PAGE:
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The X-Men... again

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POSTED June 3, 2011 1:04 a.m.

It used to be a blockbuster movie franchise got a reboot every decade or so, but with audience attention span obviously dropping to virtually nil, what’s here today is ...well, back today.

A brand-new Spiderman will be swinging into theaters a scant five years after the Tobey Maguire starring series. The Hulk has been reincarnated with three different actors since ‘03. And there’s already talk of who will play James Bond after Daniel Craig. No doubt, a hip new take on Harry Potter with a hip hop Hogwarts is in the offering soon.

Which brings us to X-Men: First Class.

After snorefests X-Men: Last Stand and the Wolverine spinoff, the original template for the modern super hero movie is shaking the dust off. No, it doesn’t reach the heights of 2003’s X2, but this prequel is a stylish, sophisticated new take on the super hero team of mutants (humans born with special powers) hated and feared by the same humanity they have sworn to protect.

Hurtling back in time to 1963 (the year the X-Men comic was first published), we witness the group’s genesis with mind-reading leader Charles Xavier (James McAvoy) – not yet a member of the Hair Club For Men nor sporting his trademark wheelchair – recruited alongside a handful of other mutants by the CIA to stop Kevin Bacon’s Sebastian Shaw and his cadre of evil mutants from starting World War 3.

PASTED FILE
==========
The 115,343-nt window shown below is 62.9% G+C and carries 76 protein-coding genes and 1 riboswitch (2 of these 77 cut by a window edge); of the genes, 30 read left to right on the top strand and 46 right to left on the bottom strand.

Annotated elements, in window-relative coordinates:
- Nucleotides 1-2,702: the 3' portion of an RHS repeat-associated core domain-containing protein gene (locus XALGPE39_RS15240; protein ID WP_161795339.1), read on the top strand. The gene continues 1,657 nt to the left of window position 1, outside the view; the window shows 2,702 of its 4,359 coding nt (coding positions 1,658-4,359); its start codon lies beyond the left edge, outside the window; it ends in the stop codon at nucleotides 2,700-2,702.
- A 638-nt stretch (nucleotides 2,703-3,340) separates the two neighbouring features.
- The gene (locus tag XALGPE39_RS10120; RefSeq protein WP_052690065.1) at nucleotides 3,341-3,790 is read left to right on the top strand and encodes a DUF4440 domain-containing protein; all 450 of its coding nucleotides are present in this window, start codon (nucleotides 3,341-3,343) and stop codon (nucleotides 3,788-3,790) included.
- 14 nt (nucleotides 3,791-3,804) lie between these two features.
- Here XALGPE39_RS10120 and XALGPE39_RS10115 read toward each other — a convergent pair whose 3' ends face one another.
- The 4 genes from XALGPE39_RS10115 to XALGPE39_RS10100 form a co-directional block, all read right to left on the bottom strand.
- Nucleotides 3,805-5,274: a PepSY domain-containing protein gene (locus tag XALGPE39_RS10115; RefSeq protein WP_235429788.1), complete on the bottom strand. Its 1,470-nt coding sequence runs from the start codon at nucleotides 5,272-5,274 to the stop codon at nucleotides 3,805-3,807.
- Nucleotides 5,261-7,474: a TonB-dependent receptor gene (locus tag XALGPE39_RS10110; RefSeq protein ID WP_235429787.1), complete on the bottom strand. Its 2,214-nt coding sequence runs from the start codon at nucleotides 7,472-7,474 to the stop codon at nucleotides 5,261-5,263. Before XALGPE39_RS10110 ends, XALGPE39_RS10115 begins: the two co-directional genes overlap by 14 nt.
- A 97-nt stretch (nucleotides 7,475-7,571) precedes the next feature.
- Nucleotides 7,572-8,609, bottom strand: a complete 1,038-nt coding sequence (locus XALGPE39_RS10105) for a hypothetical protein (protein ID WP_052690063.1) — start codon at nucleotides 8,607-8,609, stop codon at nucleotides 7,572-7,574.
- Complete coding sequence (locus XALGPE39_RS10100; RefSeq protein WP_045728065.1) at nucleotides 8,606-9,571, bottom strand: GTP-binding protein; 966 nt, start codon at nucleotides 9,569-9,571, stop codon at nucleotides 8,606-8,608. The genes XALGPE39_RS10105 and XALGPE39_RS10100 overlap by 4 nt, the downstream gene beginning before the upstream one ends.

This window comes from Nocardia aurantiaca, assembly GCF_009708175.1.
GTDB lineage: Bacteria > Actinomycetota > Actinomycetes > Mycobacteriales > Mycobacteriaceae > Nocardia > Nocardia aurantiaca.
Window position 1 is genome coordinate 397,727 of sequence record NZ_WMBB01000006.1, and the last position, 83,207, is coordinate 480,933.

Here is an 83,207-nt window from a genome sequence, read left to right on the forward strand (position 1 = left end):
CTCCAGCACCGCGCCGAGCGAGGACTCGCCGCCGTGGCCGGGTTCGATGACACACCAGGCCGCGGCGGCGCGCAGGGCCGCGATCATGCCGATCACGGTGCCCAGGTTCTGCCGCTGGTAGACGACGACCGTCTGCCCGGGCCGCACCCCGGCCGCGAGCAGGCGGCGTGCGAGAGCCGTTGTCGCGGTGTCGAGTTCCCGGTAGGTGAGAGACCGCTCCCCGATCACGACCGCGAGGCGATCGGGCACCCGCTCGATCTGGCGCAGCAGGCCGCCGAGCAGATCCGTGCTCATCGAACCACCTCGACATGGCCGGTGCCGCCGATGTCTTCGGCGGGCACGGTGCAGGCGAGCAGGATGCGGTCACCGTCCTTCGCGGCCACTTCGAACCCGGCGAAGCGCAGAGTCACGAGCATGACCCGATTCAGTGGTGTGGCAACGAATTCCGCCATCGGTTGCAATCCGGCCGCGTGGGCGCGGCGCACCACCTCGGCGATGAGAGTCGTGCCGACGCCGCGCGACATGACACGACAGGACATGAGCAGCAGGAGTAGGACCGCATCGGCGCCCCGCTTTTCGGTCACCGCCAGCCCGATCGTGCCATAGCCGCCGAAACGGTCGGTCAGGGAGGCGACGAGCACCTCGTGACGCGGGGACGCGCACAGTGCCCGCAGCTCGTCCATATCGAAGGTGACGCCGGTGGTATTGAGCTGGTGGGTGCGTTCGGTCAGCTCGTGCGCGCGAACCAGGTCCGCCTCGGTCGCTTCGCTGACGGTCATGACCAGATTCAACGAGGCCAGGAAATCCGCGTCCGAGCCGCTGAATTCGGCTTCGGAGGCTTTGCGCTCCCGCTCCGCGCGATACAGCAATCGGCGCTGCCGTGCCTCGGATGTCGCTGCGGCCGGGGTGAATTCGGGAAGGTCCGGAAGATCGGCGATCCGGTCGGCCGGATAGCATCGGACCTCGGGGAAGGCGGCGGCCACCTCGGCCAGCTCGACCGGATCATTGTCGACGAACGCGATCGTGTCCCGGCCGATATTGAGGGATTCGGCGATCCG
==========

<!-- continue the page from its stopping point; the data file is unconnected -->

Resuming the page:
A memorable line from the original X-Men movie poked fun at the “yellow and blue spandex” favored in the comic book source material, but this team has no qualms of sporting the costumes in all their Day-Glo grooviness alongside enough retro accoutrements to rival Mad Men (incidentally Men’s January Jones stars as the lingerie-clad villain White Queen).

And dropping the story smack dab in the middle of the Civil Rights era, leaves director Matthew Vaughn and the screenwriters plenty of opportunities to embrace the social critique always inherent in the X-Men mythology.

The kicker this time around though is the good guys number among them, Magneto, the X-Men’s Number One nemesis, but at this stage still pondering a job career that doesn’t involve human subjugation. When both American and Russian navies put aside their differences and set their targets on the heroic but “different” mutants, you begin to wonder if Magneto’s eventual turn to the dark side isn’t such a bad idea.

Even though audiences are familiar with the X-Men Universe, we’re still dealing with is an origin movie, and such skirts the typical pitfalls. Too much time is given over to exposition, when you’d rather just see some mutant on mutant whup-ass. And with so many characters (literally) flying across the screen, the film spreads itself a little thin in giving all the leads enough time to shine.

Michael Fassbender is a star in the making as Magneto, but First Class is lacking the knockout performance Hugh Jackman’s Wolverine gave to the earlier films. Everyone’s favorite clawed Canadian is sorely missed in his familiar starring role.

Still, these are minor qualms. First Class definitely does justice to both the comic book and the films which have preceded it while striking its own unique pose. The movie is sure to be one of the summer’s biggest hits satisfying both the fickle geek fan base and your average theatre seater – no small accomplishment in a season hemorrhaging with cinematic derring-do. Three stars out of four.

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